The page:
1878 – Joseph Stalin, Soviet marshal and politician, 4th Premier of the Soviet Union (d. 1953)

1879 – Paul Klee, Swiss-German painter (d. 1940)

1886 – Ty Cobb, American baseball player (d. 1961)

1917 – Ossie Davis, American actor and activist (d. 2005)

1927 – Ramsey Clark, American lawyer, 66th United States Attorney General

1939 – Michael Moorcock, English author

1941 – Wadada Leo Smith, American trumpet player and composer (Creative Construction Company)

1943 – Keith Richards, English singer-songwriter, guitarist, producer, and actor (The Rolling Stones, The Dirty Mac, and The New Barbarians)

1946 – Steve Biko, South African activist, founded the Black Consciousness Movement (d. 1977)

1946 – Steven Spielberg, American director

1950 – Leonard Maltin, American critic and author

1963 – Brad Pitt, American actor and producer

1970 – DMX, American rapper and actor

Deaths

1983, American guitarist Jimmy Nolan, died of a heart attack in Atlanta, Georgia, aged 47. Known for his distinctive ‘chicken scratch’ lead guitar playing, he worked with James Brown from 1965 until his death.

2000 – Randolph Apperson Hearst, American businessman (b. 1915)

2000, UK singer, songwriter Kirsty MacColl was killed in a boating accident off the coast of Mexico when a speedboat hit her. MacColl was aged 41. McColl and her sons were diving at the Chankanaab reef, of Cozumel, Mexico in a designated diving area that watercraft were restricted from entering. MacColl saw the boat coming before her sons did; Louis (then 13) was not in the boat’s path, but Jamie (then 15) was. She was able to push him out of the way (he sustained minor head and rib injuries) but in doing so, she was hit by the boat and killed instantly.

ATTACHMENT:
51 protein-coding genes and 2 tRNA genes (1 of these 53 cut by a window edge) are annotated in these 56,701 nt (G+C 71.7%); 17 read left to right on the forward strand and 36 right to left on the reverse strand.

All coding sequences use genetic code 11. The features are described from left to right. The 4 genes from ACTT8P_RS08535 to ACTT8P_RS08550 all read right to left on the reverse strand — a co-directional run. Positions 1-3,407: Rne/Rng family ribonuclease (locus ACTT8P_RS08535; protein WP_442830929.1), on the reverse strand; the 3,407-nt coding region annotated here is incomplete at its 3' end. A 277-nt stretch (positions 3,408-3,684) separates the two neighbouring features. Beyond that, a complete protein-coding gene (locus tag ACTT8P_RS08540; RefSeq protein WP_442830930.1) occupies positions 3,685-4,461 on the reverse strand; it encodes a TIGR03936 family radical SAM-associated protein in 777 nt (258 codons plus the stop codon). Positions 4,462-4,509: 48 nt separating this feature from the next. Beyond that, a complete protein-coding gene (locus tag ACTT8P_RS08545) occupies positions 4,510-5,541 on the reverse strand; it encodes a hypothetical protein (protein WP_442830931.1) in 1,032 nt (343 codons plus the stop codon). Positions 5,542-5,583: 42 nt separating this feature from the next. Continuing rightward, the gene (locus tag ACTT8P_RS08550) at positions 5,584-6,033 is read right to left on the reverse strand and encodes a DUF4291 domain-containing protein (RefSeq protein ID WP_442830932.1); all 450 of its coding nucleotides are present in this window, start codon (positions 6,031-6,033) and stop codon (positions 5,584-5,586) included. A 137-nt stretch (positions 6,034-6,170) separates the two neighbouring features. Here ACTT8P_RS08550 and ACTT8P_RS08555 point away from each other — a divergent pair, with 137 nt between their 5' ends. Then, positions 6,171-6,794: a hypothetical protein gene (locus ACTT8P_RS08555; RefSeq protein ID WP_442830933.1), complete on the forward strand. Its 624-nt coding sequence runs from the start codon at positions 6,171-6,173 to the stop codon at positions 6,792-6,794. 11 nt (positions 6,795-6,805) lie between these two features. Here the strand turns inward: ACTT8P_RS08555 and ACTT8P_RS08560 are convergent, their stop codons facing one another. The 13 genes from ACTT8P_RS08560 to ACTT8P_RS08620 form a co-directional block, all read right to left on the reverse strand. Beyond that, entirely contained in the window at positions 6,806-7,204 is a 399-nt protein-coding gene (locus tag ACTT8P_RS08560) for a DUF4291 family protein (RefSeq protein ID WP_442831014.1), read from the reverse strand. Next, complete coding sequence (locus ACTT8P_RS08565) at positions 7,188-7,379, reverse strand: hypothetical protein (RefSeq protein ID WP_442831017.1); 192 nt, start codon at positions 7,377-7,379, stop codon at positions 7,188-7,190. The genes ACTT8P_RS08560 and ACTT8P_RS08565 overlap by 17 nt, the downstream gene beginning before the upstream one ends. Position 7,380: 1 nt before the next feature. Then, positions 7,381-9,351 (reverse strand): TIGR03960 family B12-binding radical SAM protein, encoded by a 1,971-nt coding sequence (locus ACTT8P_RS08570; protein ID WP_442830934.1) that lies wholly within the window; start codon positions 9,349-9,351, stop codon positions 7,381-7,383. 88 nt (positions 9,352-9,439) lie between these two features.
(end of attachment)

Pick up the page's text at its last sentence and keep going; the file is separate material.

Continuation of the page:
2007 – William Strauss, American author and playwright (b. 1947)

2011 – Václav Havel, Czech politician, 1st President of the Czech Republic (b. 1936)

2013 – Ronnie Biggs, English criminal (b. 1929) Ronald Arthur “Ronnie” Biggs (8 August 1929 – 18 December 2013) was an English criminal, known for his role in the Great Train Robbery of 1963, for his escape from prison in 1965, for living as a fugitive for 36 years and for his various publicity stunts while in exile. In 2001, he voluntarily returned to the United Kingdom and spent several years in prison, where his health rapidly declined. On 6 August 2009, Biggs was released from prison on compassionate grounds.

 

Sources: The People HistoryWikipedia List of Historical AnniversariesThis Day in Women’s HistoryThis Day in Jewish HistoryThis Day in African History;History.comHistory OrbYenobaPhil Konstantin’s North American Indian History; and This Day in Music

Written by Marc Steiner

Marc Steiner

The Marc Steiner Show airs Monday thru Friday from 10AM to Noon on WEAA 88.9 FM. The show covers the topics that matter, engaging real voices, from Charm City to Cairo and beyond. Call us at 410.319.8888 or email us to participate live in the show, or share your comments on our site! Aren’t in Baltimore but want to listen? Stream the show live.